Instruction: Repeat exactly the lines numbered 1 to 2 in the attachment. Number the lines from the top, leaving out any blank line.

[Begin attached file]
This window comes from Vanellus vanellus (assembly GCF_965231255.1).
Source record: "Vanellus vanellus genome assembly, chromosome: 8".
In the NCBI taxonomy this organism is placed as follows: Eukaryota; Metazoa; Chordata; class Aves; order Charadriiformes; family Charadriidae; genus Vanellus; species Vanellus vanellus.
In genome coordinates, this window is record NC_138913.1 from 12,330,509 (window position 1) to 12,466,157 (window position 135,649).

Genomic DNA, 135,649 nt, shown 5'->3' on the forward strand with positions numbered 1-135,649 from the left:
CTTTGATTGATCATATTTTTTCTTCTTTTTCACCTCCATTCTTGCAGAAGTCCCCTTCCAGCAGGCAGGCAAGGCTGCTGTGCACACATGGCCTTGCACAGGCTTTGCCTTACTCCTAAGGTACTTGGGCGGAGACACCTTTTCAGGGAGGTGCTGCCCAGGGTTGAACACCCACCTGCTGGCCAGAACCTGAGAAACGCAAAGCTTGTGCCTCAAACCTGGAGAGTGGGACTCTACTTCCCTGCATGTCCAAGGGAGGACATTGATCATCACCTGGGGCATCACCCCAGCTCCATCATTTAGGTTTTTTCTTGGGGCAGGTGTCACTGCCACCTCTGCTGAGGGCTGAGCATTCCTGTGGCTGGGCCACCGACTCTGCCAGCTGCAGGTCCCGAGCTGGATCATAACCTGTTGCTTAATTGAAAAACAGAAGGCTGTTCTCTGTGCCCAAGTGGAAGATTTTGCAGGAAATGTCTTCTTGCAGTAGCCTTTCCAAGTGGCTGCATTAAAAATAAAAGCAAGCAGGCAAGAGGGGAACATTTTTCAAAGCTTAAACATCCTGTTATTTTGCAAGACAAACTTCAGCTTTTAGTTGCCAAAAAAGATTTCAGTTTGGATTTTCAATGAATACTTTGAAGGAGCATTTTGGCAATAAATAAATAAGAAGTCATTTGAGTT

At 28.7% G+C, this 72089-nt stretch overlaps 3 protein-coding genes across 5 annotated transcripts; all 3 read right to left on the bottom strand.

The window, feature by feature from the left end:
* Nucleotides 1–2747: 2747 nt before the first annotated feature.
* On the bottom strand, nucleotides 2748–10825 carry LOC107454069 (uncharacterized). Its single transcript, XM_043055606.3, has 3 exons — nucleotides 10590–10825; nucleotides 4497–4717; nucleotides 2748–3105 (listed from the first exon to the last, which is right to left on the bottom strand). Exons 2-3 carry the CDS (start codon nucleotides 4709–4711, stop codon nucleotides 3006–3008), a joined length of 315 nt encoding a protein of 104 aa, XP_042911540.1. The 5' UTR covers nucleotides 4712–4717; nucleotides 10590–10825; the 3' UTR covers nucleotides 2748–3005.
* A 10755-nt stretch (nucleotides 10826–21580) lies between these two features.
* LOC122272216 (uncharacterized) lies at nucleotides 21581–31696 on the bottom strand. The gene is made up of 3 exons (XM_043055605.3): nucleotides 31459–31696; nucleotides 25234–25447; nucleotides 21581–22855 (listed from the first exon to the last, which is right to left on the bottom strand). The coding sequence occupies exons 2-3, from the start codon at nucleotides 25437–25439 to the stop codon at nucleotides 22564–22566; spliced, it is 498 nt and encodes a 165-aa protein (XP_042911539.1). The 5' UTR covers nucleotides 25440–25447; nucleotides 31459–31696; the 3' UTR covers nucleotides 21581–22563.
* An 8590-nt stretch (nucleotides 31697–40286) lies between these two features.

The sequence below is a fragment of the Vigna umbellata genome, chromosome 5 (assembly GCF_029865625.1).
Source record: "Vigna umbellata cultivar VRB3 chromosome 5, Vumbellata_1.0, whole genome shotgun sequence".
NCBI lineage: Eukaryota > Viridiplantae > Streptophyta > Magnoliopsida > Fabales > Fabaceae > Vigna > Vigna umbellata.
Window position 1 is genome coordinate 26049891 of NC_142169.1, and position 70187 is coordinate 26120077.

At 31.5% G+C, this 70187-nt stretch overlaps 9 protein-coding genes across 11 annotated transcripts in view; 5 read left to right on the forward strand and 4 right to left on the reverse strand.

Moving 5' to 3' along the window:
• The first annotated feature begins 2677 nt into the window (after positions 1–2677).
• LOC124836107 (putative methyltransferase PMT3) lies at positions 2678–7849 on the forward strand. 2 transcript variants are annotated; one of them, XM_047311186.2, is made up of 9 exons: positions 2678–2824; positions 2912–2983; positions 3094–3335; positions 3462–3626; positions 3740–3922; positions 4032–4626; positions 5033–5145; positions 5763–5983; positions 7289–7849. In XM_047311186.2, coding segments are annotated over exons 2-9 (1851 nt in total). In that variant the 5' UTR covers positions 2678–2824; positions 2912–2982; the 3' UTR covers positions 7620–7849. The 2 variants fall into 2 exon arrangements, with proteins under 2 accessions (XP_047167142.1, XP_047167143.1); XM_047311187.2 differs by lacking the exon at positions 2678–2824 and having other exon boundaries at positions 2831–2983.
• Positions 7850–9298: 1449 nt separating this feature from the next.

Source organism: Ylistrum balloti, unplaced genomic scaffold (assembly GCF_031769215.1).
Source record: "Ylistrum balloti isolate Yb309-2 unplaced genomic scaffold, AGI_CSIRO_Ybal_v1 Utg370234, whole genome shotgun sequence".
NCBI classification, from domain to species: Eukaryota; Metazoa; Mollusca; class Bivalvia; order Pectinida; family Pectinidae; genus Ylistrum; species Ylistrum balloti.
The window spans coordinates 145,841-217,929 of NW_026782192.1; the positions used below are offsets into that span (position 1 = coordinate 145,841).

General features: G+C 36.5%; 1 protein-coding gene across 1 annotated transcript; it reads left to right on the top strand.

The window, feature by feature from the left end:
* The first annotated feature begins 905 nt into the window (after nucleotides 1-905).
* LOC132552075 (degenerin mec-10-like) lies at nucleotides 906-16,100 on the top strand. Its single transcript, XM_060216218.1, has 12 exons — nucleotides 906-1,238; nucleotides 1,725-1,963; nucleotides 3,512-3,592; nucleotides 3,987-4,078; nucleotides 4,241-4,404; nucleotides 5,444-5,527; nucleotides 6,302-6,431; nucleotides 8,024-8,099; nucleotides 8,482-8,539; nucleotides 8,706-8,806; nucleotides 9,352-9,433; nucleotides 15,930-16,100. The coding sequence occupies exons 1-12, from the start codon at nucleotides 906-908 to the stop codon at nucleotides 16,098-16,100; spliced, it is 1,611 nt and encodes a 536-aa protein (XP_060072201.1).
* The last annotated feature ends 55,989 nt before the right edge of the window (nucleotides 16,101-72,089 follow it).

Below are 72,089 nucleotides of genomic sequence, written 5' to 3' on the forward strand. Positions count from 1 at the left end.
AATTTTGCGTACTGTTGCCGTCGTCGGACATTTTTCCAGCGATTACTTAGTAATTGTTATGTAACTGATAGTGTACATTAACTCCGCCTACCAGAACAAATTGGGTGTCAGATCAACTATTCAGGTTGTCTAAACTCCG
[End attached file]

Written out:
This window comes from Vanellus vanellus (assembly GCF_965231255.1).
Source record: "Vanellus vanellus genome assembly, chromosome: 8".